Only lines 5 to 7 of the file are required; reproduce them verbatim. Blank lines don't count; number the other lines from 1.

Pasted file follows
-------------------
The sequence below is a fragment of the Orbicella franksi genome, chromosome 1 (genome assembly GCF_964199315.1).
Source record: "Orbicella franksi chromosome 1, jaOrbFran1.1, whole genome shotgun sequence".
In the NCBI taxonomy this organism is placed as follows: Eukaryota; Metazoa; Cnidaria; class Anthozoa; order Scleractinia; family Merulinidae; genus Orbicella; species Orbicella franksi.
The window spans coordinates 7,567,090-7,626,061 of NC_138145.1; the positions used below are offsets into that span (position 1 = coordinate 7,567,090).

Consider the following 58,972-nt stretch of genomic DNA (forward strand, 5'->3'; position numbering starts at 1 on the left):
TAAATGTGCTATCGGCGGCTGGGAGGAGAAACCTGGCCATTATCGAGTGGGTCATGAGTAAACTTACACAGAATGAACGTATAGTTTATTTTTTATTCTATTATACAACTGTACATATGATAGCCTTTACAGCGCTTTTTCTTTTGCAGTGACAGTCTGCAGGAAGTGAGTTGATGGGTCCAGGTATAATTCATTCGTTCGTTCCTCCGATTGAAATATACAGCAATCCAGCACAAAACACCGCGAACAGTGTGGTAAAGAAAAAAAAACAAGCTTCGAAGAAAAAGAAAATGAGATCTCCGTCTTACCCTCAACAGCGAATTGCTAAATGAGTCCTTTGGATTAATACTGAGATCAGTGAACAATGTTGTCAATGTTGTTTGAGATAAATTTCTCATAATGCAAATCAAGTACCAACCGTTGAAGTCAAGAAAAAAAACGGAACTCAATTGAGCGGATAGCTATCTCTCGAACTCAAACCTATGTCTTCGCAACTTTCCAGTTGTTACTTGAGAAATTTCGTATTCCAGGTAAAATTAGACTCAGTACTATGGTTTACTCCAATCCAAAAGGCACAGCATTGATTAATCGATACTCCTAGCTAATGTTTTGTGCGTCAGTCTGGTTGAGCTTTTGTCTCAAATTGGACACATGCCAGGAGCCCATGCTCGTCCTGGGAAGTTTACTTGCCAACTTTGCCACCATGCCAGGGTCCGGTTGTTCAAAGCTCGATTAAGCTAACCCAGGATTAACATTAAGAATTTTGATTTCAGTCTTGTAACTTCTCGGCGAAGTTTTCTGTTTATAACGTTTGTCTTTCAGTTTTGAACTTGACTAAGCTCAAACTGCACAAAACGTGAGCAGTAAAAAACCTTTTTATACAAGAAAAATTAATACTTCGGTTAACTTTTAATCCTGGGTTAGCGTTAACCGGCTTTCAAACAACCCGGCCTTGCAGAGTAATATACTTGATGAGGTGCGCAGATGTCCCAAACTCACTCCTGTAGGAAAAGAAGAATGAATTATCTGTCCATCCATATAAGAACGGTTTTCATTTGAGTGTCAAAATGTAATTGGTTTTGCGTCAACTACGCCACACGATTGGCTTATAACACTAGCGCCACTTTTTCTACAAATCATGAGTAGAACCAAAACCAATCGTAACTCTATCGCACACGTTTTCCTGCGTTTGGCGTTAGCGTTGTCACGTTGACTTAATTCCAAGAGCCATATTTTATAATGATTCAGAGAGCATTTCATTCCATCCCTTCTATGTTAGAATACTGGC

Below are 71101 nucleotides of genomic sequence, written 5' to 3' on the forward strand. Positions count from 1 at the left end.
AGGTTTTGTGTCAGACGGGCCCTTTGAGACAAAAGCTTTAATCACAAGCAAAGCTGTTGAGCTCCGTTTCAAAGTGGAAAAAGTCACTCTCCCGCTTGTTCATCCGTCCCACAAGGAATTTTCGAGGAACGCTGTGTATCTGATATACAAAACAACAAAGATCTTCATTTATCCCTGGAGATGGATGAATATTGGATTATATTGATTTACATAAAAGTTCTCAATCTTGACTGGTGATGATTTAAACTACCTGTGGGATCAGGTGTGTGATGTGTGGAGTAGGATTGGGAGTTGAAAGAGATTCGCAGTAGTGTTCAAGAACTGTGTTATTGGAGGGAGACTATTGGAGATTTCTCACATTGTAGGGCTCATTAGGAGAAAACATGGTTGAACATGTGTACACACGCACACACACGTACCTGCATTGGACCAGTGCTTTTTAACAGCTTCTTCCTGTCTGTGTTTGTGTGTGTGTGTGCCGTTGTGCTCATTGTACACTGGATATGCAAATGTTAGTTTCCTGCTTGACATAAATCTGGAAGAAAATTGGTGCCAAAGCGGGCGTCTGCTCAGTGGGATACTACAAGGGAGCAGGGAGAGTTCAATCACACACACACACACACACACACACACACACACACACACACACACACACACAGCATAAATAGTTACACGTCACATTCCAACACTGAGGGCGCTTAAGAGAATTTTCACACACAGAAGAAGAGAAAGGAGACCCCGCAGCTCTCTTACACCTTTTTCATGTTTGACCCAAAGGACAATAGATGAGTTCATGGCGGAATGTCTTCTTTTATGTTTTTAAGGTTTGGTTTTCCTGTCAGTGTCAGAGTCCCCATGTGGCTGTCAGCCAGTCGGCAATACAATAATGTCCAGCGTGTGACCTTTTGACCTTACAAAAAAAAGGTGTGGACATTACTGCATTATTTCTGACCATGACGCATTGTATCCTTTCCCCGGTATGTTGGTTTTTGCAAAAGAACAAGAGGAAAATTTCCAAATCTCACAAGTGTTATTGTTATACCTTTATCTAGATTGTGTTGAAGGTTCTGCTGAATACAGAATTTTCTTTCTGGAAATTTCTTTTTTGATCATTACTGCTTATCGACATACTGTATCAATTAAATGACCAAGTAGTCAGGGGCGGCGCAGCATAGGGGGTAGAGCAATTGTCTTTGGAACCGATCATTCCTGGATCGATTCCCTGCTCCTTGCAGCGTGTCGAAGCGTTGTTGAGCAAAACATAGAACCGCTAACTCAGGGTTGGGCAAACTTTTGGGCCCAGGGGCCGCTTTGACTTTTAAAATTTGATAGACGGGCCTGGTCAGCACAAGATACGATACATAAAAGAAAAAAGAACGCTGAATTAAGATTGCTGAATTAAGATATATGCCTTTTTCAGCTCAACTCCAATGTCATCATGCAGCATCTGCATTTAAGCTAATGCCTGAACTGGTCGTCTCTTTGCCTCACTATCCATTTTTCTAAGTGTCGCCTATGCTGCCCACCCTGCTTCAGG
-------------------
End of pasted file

Consider the following 58,972-nt stretch of genomic DNA (forward strand, 5'->3'; position numbering starts at 1 on the left):
TAAATGTGCTATCGGCGGCTGGGAGGAGAAACCTGGCCATTATCGAGTGGGTCATGAGTAAACTTACACAGAATGAACGTATAGTTTATTTTTTATTCTATTATACAACTGTACATATGATAGCCTTTACAGCGCTTTTTCTTTTGCAGTGACAGTCTGCAGGAAGTGAGTTGATGGGTCCAGGTATAATTCATTCGTTCGTTCCTCCGATTGAAATATACAGCAATCCAGCACAAAACACCGCGAACAGTGTGGTAAAGAAAAAAAAACAAGCTTCGAAGAAAAAGAAAATGAGATCTCCGTCTTACCCTCAACAGCGAATTGCTAAATGAGTCCTTTGGATTAATACTGAGATCAGTGAACAATGTTGTCAATGTTGTTTGAGATAAATTTCTCATAATGCAAATCAAGTACCAACCGTTGAAGTCAAGAAAAAAAACGGAACTCAATTGAGCGGATAGCTATCTCTCGAACTCAAACCTATGTCTTCGCAACTTTCCAGTTGTTACTTGAGAAATTTCGTATTCCAGGTAAAATTAGACTCAGTACTATGGTTTACTCCAATCCAAAAGGCACAGCATTGATTAATCGATACTCCTAGCTAATGTTTTGTGCGTCAGTCTGGTTGAGCTTTTGTCTCAAATTGGACACATGCCAGGAGCCCATGCTCGTCCTGGGAAGTTTACTTGCCAACTTTGCCACCATGCCAGGGTCCGGTTGTTCAAAGCTCGATTAAGCTAACCCAGGATTAACATTAAGAATTTTGATTTCAGTCTTGTAACTTCTCGGCGAAGTTTTCTGTTTATAACGTTTGTCTTTCAGTTTTGAACTTGACTAAGCTCAAACTGCACAAAACGTGAGCAGTAAAAAACCTTTTTATACAAGAAAAATTAATACTTCGGTTAACTTTTAATCCTGGGTTAGCGTTAACCGGCTTTCAAACAACCCGGCCTTGCAGAGTAATATACTTGATGAGGTGCGCAGATGTCCCAAACTCACTCCTGTAGGAAAAGAAGAATGAATTATCTGTCCATCCATATAAGAACGGTTTTCATTTGAGTGTCAAAATGTAATTGGTTTTGCGTCAACTACGCCACACGATTGGCTTATAACACTAGCGCCACTTTTTCTACAAATCATGAGTAGAACCAAAACCAATCGTAACTCTATCGCACACGTTTTCCTGCGTTTGGCGTTAGCGTTGTCACGTTGACTTAATTCCAAGAGCCATATTTTATAATGATTCAGAGAGCATTTCATTCCATCCCTTCTATGTTAGAATACTGGC

Below are 71101 nucleotides of genomic sequence, written 5' to 3' on the forward strand. Positions count from 1 at the left end.